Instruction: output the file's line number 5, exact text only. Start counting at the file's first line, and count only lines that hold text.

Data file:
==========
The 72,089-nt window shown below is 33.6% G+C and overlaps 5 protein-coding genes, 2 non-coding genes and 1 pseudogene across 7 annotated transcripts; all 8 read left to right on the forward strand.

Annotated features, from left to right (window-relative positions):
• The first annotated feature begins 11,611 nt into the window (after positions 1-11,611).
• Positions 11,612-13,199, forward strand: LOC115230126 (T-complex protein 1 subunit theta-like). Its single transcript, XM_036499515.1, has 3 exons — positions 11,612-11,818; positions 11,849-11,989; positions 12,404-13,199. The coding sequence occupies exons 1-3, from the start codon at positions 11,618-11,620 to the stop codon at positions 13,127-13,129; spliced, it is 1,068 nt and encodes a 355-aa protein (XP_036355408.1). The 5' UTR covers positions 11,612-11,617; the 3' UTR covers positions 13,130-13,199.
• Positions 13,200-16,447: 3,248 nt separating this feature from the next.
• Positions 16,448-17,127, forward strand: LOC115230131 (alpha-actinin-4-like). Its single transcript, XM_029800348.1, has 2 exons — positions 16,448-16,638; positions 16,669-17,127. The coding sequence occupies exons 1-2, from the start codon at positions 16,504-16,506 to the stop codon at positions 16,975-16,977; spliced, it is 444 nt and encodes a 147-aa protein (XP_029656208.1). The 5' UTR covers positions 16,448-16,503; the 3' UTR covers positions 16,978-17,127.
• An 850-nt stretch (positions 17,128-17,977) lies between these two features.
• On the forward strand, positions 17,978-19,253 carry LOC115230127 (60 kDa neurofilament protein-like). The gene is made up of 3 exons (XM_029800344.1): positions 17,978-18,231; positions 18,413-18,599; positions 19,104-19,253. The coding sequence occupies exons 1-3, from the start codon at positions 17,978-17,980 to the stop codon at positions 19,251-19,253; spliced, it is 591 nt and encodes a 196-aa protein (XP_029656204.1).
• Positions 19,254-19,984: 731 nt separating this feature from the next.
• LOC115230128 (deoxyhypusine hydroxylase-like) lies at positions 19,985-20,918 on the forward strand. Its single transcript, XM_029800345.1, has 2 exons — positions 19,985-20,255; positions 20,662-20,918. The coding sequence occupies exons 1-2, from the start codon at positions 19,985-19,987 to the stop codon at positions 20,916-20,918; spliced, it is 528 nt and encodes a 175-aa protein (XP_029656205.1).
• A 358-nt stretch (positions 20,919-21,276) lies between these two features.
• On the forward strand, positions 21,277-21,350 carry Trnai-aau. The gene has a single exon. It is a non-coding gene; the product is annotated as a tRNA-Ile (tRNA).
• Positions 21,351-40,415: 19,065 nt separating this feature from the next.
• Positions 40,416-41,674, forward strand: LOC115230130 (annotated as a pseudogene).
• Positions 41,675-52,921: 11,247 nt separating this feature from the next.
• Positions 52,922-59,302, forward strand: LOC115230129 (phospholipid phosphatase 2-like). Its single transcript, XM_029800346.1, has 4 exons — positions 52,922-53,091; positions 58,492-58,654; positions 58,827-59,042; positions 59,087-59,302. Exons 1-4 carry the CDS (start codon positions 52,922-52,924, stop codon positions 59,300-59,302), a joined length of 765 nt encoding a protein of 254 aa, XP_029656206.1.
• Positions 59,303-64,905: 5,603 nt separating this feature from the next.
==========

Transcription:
• Positions 13,200-16,447: 3,248 nt separating this feature from the next.